5 Commonly used Chinese herbs for balancing health

5 common chinese herbs

by Robert Wulforst

Many of the herbs used in Traditional Chinese Medicine (TCM) are used in the kitchen in daily dishes.  Depending on the season or certain illnesses, such as colds, there’s always something to cook to help you feel better.  My wife and I were talking about this the other day and what herbs could people benefit from the most at home.  To keep things simple, I’d like to suggest five herbs that are easy to get at a local Asian market or online in dried form.

These five herbs are:

Ginseng (Rén Shēn - 參)

Astragulus root (Huáng Qí - 黃耆)

Angelica root (Dāng Guī - 當歸)

Wolfberry (Gōu Qǐ Zǐ - 枸杞子)

Walnut (Hú Táo Rén - 胡桃仁)

5 common chinese herbs

You’ve probably heard about a couple of these herbs already from online or at an organic market.   Ginseng has obviously invaded American culture and you can find it in bottles of tea or soft drinks at the Supermarket.  Strangely enough, the ginseng listed as an ingredient in these drinks really isn’t “true” ginseng at all, but a cheaper root variety that’s only known as ginseng in English.  Wolfberries, lycium berries, have also started to become more popular of late, found in a dried form.  Walnuts can be picked at any supermarket shelled, unshelled, halved, or crushed, and is commonly used in baking.

The other two herbs, Astragulus and Angelica root, while not commonly known in the American kitchen is always present in a Chinese one.  It’s used in cooking meats, soups, and even some vegetable dishes.   Since a meal can consist of more than five dishes, it’s not surprising to have them in more than one.  This is also true for wolfberry as well.  Walnuts and Ginseng are used less and for more specific dishes.

Ginseng, being the most popular herb, helps to strengthen the whole body.  Although it was mentioned earlier that there are different varieties, each type help a condition in its own special way.  Ginseng is considered a treasure and it should be used to its fullest to not waste any of its nutrition.  It’s never cooked by itself, as it’s considered bitter, but cooked along with something else.  It can be made into a soup, cooked with chicken or beef, or steamed with rice in a cooker.  Either way will allow the flavor of the ginseng to permeate whatever your cooking it with.

Using Chinese Ginseng in cooking (Panax Radix Ginseng) helps to strengthen your overall constitution.  Red Ginseng (Hóng Shēn - 紅參) has a warming function and is good for use in the winter.  American Ginseng (Xī Yáng Shēn -西洋參), an offshoot of Ginseng, helps to generate liquid in the body, which is useful in the summer when it’s hot.  It’s also considered a Yin nourish herb that can help strengthen the body in old age.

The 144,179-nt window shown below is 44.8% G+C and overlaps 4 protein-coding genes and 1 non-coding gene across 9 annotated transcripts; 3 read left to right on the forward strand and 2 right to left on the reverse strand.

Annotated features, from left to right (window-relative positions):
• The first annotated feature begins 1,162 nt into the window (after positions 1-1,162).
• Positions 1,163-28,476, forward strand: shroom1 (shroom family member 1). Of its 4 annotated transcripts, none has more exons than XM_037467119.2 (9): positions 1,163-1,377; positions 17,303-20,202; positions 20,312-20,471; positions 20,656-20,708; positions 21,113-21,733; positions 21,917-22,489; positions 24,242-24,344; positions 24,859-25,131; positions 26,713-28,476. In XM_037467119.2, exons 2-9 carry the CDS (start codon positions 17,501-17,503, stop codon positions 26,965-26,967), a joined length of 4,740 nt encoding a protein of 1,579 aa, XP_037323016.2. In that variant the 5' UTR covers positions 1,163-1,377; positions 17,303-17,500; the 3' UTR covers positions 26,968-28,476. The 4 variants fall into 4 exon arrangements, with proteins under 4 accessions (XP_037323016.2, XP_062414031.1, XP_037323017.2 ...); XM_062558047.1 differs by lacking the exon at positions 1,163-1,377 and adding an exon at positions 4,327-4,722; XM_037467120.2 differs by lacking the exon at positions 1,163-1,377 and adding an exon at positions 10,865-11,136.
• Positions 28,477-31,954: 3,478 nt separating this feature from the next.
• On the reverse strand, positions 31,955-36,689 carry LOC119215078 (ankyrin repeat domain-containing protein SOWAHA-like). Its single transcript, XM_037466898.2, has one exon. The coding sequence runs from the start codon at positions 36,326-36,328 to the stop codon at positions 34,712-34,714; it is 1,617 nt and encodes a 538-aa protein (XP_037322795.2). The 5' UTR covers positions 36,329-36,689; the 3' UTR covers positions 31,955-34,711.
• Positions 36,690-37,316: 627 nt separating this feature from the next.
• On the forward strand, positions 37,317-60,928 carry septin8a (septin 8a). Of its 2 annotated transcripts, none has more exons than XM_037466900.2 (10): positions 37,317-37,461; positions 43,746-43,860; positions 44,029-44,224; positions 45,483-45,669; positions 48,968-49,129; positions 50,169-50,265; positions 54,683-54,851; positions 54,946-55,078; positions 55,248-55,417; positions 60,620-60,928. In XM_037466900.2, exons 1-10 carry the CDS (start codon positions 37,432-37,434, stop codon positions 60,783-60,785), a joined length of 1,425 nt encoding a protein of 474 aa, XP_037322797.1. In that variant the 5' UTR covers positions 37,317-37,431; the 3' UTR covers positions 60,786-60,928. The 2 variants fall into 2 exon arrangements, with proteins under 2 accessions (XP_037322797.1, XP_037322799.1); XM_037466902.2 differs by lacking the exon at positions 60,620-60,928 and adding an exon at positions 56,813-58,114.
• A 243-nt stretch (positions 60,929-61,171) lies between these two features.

Next is Astragulus (Huáng Qí) and Angelica root (Dāng Guī).  Astragulus root helps improve a weak constitution and immune system, and is used much the same as Ginseng.  It has a sweeter flavor and can make cooking with other herbs more palatable.  Angelica root is used more for improving conditions related to the blood, such as anemia and menstrual problems.  

Combined, Astralagulus and Angelica root form a TCM formula called Dāng Guī Bǔ Xiě Tāng (Angelica root to supplement the blood - 當歸補血湯).  Used at a 5:1 ration (1g of Dāng Guī requires 5g of Huáng Qí), this formula can help with anemia, postpartum irregular menstruation, palpitations, certain headaches and dizziness related to blood flow, and numbness related to blood flow.

Wolfberry (Gōu Qǐ Zǐ) has been recognized and used in TCM for an extremely long time.  The Jīn Guì Yào Luè (Synopsis of the Golden Chamber - 金匱要略), a book compiled by Zhāng ZhòngJǐng (張仲景) around 200 AD and published in the early Song Dynasty (900 AD), used Wolfberry as a treatment of thirst from Diabetes.  A simple tea was made from a handful of berries, where the user both drank the tea and ate the berries daily.

Today, wolfberry is classified to help with conditions where blood nourish or supplement an organ.  For example, blood help to nourish the eyes, the tendons, and the muscles.  Therefore, wolfberry can help with soreness in the back and legs, as well as certain eye conditions, like blurred vision or night blindness.  It is rarely used with Diabetes, but it can help with a dry cough as it can help moist the Lungs.

Lastly, Walnut (Hú Táo) can help strengthen the legs and back, frequent urination, wheezing from too much exertion, and constipation.  It is also believed that walnuts help you remember more, as the walnut looks like a brain.  In TCM, they help supplement the Kidney Yang, which is believed to help improve memory.

From the function of the herbs listed above, you can help yourself with a number of possible problems.  Ginseng and Astragulus root can help build up strength and the immune system.  Astragulus and Angelica root can help with blood and menstrual disorders.  Angelica root and wolfberry can help with blurred vision, night blindness, and menstrual issues with back pain.  Wolfberry and walnut can help with wheezing from too much exertion, sore back and leg pain, cough, and constipation.  Of course, you’re not limited to just two herbs.  You can add all the herbs together into a chicken soup for a nice healthy broth.

about the author,

Robert Wulforst, a licensed acupuncturist and Chinese herbalist. Author of the book "Root within the wind", a book about traditional Chinese "Push Hand" exercise. Find more at www.RuYiAcupuncture.com.